People with auditory processing disorder (APD) have difficulty hearing small noise differences in spoken words. They hear words as a series of high-pitched vibrations, much like a string being pulled taut. A parent tells their child, “Do you want to eat?” and their child replies, “No, I don’t want to eat.”
As you can imagine, this results in a constant state of discomfort for the child and frustrating for the parents. Some people with APD report feeling as if someone is continually squeezing their ears. Other people with this disorder have sounds in their minds that are louder than the speakers’ voices, and their symptoms may include hearing whistling, hissing, buzzing, ringing, whining, or clicking. Some children with auditory processing disorder do not even recognize when these symptoms occur.
The cause of APD Adelaide may be unknown. However, in most cases, the disorder is brought on by a damaged brain due to various causes including stroke, an accident, or head trauma. As mentioned above, it could also be caused by undiagnosed brain problems. However, the most common type of treatment for auditory processing disorder is behavioural therapy.
There are two ways to diagnose auditory processing disorder: audiometry and audiologists’ hearing tests. Audiometry uses sounds of specific tones and volumes at different levels to determine if your ears are experiencing any abnormal noise. If your ears are picking up background noise that shouldn’t be there, then you probably suffer from APD. Your audiologist will use specialized equipment, like an Amflex machine, to provide this diagnostic information.
If you have audiogram results showing that you suffer from auditory processing disorder, you should find out what is causing your hearing loss. It could be age-related, or you could have always enjoyed better hearing than you now have. There are many possible causes of your disorder, including genetics, exposure to loud noise, or just bad luck. No matter what is causing your disorder, you can take steps to help yourself hear again.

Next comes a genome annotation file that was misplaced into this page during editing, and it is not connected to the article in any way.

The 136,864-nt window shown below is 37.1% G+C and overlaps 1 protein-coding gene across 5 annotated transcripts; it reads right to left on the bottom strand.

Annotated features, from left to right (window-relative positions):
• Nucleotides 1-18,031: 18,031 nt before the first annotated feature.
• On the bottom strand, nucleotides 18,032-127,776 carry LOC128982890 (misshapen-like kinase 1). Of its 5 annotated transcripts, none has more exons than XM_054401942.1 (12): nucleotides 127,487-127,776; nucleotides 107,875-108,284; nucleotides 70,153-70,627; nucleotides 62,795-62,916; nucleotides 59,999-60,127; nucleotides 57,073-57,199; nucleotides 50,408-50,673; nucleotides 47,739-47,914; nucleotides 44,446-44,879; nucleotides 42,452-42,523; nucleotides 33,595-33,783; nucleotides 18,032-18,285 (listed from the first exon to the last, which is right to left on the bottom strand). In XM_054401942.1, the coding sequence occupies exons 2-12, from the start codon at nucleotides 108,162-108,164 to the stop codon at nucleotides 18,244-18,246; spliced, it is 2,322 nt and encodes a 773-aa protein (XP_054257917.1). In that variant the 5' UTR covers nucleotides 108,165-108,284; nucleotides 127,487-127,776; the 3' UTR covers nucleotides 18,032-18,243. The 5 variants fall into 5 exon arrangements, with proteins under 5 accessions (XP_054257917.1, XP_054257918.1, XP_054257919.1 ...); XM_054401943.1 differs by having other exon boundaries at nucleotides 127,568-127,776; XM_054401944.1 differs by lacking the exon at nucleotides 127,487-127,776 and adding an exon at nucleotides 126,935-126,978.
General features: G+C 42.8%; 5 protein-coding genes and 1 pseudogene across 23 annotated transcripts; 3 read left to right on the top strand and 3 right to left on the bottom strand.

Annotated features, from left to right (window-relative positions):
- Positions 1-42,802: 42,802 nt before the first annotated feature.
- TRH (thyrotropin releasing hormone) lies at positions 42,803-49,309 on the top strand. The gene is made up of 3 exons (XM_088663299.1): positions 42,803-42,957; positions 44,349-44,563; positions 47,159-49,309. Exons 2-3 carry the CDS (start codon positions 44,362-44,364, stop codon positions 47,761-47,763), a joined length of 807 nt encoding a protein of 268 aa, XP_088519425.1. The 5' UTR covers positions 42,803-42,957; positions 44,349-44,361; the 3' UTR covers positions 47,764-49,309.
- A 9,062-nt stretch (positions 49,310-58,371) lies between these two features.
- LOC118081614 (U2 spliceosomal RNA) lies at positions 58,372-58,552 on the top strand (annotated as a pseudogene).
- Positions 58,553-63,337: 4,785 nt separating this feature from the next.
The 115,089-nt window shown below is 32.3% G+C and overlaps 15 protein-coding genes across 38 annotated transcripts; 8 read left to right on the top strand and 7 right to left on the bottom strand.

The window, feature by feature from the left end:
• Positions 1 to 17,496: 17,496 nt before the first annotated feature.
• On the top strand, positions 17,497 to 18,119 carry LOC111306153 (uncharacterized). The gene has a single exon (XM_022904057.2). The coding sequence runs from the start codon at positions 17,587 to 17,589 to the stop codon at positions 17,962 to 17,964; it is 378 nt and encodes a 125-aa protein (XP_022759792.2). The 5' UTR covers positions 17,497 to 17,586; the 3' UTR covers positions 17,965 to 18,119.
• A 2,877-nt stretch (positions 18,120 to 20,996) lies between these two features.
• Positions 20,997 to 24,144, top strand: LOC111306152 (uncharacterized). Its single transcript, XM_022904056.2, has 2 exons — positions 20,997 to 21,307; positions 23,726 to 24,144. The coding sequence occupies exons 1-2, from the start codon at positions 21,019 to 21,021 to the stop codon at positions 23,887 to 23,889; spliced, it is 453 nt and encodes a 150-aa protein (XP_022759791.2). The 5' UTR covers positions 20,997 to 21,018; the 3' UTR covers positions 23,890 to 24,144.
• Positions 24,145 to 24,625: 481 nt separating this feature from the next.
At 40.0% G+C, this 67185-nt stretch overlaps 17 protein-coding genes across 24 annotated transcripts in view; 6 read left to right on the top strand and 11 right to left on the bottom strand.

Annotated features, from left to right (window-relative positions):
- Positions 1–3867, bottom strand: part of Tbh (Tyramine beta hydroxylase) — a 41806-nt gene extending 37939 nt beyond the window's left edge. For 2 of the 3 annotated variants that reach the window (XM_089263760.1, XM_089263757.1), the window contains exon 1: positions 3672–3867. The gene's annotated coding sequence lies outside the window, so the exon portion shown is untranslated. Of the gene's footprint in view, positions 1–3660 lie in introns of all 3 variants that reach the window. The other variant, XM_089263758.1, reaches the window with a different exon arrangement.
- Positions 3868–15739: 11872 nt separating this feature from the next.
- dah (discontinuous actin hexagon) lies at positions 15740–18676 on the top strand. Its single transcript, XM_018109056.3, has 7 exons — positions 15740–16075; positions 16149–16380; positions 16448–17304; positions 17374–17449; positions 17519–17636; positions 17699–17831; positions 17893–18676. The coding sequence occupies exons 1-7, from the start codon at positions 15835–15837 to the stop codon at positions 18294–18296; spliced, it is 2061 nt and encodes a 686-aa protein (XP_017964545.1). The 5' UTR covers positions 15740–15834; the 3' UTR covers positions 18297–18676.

If you have auditory processing disorder, you may have several problems that need to be checked out. If you have difficulty remembering names or numbers, you may have aponeurotomy, also known as a “goofy eye.” If you have problems following directions, you may have dyslexia or reading difficulties. These difficulties can lead to many different problems with your mind and body, so it is essential to get everything checked out before a professional can make an accurate diagnosis.
When you start seeing some of these symptoms, it is time for you to start your journey toward recovery with an idiopathic sound processing disorder or ASDs. Your first step, and the most important one, is to ensure that you get a thorough examination by an experienced ear, eye, and speech therapist. If there is reason to suspect that you have APD Adelaide, you should look for a professional that deals specifically with ASDs. Once your condition has been properly diagnosed, you will be able to enjoy the many benefits of speech therapy, eye exercises, and other treatments that can help you regain control over your life.